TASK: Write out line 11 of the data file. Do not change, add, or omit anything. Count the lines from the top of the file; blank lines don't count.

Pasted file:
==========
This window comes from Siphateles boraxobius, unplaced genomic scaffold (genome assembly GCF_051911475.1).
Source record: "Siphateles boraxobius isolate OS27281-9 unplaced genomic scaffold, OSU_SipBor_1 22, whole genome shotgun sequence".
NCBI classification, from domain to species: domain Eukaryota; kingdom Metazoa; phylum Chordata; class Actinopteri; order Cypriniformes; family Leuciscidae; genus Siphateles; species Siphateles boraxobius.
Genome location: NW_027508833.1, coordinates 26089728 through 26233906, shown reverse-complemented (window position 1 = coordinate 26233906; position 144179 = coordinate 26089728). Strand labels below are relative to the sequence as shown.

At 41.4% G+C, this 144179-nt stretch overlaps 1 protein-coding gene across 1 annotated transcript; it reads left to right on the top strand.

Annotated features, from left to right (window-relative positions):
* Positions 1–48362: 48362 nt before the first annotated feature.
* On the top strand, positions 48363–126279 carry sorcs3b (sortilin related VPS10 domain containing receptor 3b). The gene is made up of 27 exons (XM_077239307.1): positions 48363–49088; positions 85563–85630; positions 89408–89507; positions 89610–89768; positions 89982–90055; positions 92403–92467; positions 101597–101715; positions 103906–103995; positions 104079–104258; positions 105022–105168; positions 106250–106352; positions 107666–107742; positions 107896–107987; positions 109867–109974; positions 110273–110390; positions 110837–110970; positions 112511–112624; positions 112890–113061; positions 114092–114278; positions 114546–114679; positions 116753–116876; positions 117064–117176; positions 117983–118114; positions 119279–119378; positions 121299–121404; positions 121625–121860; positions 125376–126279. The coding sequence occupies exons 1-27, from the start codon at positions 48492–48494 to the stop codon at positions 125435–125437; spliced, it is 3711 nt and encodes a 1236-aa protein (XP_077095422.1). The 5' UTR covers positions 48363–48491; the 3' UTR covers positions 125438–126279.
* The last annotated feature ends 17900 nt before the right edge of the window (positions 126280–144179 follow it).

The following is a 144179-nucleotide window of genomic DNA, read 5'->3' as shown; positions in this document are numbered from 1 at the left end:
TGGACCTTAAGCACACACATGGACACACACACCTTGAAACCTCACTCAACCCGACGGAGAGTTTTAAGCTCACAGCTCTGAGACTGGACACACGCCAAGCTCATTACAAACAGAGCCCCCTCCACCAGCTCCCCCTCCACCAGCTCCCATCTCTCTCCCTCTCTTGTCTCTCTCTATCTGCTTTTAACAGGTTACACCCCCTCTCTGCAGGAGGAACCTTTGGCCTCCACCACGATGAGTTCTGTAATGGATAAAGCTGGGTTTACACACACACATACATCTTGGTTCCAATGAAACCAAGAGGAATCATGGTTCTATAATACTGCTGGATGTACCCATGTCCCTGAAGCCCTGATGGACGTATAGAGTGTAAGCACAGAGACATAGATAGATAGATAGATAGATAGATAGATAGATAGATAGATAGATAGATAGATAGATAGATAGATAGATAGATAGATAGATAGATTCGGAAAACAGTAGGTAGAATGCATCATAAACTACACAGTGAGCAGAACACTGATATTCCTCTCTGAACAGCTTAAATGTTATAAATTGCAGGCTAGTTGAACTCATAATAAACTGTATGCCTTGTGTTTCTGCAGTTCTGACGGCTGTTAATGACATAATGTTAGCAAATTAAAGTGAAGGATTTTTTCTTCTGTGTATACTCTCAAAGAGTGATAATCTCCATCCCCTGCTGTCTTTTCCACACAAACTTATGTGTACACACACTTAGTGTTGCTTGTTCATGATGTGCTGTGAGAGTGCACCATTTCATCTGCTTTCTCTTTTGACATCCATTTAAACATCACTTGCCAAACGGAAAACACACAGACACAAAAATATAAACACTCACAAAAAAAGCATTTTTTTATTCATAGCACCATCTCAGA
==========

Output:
TGGACCTTAAGCACACACATGGACACACACACCTTGAAACCTCACTCAACCCGACGGAGAGTTTTAAGCTCACAGCTCTGAGACTGGACACACGCCAAGCTCATTACAAACAGAGCCCCCTCCACCAGCTCCCCCTCCACCAGCTCCCATCTCTCTCCCTCTCTTGTCTCTCTCTATCTGCTTTTAACAGGTTACACCCCCTCTCTGCAGGAGGAACCTTTGGCCTCCACCACGATGAGTTCTGTAATGGATAAAGCTGGGTTTACACACACACATACATCTTGGTTCCAATGAAACCAAGAGGAATCATGGTTCTATAATACTGCTGGATGTACCCATGTCCCTGAAGCCCTGATGGACGTATAGAGTGTAAGCACAGAGACATAGATAGATAGATAGATAGATAGATAGATAGATAGATAGATAGATAGATAGATAGATAGATAGATAGATAGATAGATAGATAGATTCGGAAAACAGTAGGTAGAATGCATCATAAACTACACAGTGAGCAGAACACTGATATTCCTCTCTGAACAGCTTAAATGTTATAAATTGCAGGCTAGTTGAACTCATAATAAACTGTATGCCTTGTGTTTCTGCAGTTCTGACGGCTGTTAATGACATAATGTTAGCAAATTAAAGTGAAGGATTTTTTCTTCTGTGTATACTCTCAAAGAGTGATAATCTCCATCCCCTGCTGTCTTTTCCACACAAACTTATGTGTACACACACTTAGTGTTGCTTGTTCATGATGTGCTGTGAGAGTGCACCATTTCATCTGCTTTCTCTTTTGACATCCATTTAAACATCACTTGCCAAACGGAAAACACACAGACACAAAAATATAAACACTCACAAAAAAAGCATTTTTTTATTCATAGCACCATCTCAGA